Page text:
The Lick Observatory’s Laser Guide Star forms a beam of glowing atmospheric sodium ions. This helps astronomers account for distortions caused by the Earth’s atmosphere so they can see further and more clearly into space.
Earlier this year, Lawrence Livermore engineering technical associate Pam Danforth applied 30 years of laser experience to an out-of-this-world problem — bringing new life to the University of California’s
The Lick Observatory’s Laser Guide Star is vital to astronomers because a natural guide star isn’t always near an object they want to observe. By training the guide star beam into the sky near such an object, an artificial guide star of glowing atmospheric sodium ions is created, allowing the laser guide star to function like a natural guide star and provide correct focus for the object they want to observe.
The Laser Guide Star was a spin-off technology from LLNL’s Atomic Vapor Laser Isotope Separation (AVLIS) program, a project Danforth worked on for nearly 20 years. Her specialty was the program’s dye master oscillator. The dye master oscillator provides precise laser frequency and pulse length for the dye amplifiers.
In addition, Danforth was part of the design team for the two Laser Guide Star systems that are used at both the Lick Observatory and Hawaii’s Keck Observatory. She also was part of the team that installed the system at Keck and prepared the system for use by Lick Observatory staff.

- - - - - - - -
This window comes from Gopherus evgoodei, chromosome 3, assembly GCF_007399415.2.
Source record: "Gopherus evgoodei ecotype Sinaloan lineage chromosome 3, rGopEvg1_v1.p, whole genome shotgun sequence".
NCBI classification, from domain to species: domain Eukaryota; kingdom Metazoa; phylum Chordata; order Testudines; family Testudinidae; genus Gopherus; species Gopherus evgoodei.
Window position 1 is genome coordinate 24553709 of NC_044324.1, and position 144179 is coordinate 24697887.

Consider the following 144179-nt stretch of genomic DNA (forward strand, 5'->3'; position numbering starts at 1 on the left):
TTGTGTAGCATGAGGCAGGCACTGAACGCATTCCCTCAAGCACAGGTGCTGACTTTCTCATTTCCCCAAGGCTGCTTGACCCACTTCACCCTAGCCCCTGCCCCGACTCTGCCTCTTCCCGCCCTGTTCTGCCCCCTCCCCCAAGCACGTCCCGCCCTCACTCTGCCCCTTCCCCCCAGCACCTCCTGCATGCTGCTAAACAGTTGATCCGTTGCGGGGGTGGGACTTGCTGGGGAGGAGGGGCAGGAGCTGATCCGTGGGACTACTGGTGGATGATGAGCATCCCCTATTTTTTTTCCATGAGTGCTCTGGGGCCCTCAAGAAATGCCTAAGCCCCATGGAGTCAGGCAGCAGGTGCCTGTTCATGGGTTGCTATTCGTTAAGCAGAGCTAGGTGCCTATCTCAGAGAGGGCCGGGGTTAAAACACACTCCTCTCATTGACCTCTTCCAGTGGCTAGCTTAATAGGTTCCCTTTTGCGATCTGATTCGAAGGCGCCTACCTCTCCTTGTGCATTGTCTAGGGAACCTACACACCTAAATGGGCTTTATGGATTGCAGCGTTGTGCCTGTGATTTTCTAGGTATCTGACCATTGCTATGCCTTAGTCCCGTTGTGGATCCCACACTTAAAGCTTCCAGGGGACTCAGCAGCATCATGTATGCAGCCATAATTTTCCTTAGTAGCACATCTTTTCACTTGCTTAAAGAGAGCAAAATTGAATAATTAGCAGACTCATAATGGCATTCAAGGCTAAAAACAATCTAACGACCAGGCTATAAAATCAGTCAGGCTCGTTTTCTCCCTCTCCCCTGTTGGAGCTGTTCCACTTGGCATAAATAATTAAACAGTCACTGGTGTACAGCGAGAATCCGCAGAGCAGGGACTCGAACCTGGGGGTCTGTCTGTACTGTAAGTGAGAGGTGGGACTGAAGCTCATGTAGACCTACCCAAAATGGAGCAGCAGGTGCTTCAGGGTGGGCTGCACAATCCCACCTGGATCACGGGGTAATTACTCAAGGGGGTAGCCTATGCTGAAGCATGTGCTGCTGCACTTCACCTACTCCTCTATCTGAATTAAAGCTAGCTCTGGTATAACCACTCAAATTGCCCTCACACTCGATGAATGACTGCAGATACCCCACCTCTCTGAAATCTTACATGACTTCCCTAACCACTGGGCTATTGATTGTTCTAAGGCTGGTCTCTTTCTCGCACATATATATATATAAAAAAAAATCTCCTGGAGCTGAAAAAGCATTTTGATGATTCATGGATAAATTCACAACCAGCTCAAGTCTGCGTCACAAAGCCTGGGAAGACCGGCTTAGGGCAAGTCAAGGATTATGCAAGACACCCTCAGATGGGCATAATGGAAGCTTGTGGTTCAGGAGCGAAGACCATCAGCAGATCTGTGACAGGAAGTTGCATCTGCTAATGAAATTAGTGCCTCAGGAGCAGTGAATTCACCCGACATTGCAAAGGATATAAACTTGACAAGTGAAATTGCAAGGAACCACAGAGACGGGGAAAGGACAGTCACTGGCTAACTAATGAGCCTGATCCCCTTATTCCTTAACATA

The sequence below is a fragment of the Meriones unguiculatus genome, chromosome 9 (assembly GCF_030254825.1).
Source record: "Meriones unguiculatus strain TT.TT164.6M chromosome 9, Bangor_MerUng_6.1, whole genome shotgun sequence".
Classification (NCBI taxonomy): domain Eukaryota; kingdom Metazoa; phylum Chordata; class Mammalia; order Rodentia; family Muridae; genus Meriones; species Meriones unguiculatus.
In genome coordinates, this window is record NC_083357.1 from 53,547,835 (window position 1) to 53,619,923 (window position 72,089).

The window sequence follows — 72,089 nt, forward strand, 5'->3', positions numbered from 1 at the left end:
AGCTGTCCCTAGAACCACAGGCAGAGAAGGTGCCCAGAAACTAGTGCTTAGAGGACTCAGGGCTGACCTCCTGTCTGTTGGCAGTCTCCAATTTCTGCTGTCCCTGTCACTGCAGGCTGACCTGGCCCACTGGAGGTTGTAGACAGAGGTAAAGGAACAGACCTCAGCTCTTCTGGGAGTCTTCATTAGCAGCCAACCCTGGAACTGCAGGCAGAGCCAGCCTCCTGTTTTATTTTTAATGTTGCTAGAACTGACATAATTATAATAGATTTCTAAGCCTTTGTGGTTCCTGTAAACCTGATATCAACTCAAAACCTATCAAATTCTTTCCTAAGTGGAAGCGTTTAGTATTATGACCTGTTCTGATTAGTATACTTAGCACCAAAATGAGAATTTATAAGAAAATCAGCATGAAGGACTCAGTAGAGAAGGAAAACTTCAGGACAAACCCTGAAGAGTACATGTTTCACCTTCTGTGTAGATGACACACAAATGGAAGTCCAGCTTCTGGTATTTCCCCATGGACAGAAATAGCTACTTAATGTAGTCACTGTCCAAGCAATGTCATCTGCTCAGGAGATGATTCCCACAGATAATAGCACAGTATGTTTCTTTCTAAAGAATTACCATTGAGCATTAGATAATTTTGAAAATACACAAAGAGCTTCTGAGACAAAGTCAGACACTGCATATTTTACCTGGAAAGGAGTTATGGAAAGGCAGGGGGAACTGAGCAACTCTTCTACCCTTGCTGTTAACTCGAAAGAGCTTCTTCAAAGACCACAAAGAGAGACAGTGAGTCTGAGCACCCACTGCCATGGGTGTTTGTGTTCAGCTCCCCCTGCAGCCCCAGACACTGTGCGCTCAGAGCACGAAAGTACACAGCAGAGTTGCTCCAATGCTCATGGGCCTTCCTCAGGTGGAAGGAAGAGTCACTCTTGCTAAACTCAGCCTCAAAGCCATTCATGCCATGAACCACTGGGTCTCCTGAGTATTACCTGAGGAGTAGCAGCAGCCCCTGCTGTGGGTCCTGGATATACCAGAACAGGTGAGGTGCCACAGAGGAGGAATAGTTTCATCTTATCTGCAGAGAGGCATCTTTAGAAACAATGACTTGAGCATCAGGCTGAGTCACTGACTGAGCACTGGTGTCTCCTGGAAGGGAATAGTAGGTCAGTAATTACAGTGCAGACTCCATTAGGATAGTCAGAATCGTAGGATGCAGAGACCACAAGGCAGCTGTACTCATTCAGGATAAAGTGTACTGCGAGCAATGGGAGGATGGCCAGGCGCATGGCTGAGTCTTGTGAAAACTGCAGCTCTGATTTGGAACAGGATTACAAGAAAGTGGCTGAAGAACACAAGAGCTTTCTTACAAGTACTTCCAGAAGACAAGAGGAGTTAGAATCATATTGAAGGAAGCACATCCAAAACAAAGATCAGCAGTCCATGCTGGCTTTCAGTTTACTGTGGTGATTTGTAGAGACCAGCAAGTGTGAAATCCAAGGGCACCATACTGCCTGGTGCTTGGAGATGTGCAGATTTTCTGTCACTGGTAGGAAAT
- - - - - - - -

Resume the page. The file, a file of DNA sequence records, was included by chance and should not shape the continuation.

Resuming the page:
“I have always been enthusiastic about helping astronomers see further and more clearly into space. I enjoyed being part of this developmental effort for many years,” Danforth said. “To be able to make a dramatic impact on the world of astronomy was very exciting.”
It was this combined expertise that made Danforth the right person to help bring the Laser Guide Star back to peak operating condition. According to Lick Observatory Superintendent Kostas Chloros, this work was needed as the system’s performance and efficiency had degraded, impacting the research programs that require the use of a laser guide star.
“Pam and the rest of the team are experts on this laser system,” Chloros said. “Their work from over a decade ago produced a very reliable, robust and stable system, which made operations go smoothly over the years. But a good, precise tune-up was due.”
The low power problem was found to originate at the master oscillator and a burned dye cell. When Danforth evaluated the grazing incidence dye master oscillator (GIDMO) she found it had two significant burns. She was able to locate another viable upstream position. This new dye cell position required a major disassembly and realignment of the GIDMO.
Danforth was able to reposition the grating and realign the GIDMO to the peak of the sodium signal. She also identified several external factors contributing to the low power out of the GIDMO and lower conversion efficiency in the amplifiers.
According to Chloros, this work increased the single frequency power out of the master oscillator dramatically, enabling a higher power and a broader pulse to be delivered to the amplifiers. The overall output power of the laser system was 2-3 times higher.
“As a result, the brighter sodium guide star produces a good reference signal for the newly-developed Shane Adaptive Optics system, and it has benefited other research groups and their projects, as well as new instrument development that takes place at Lick,” he said.
The Lick Observatory, situated on the summit of Mount Hamilton, is an astronomical observatory owned and operated by the University of California. It is the world’s first permanently occupied mountain-top observatory.
Source:Lawrence Livemore National Laboratory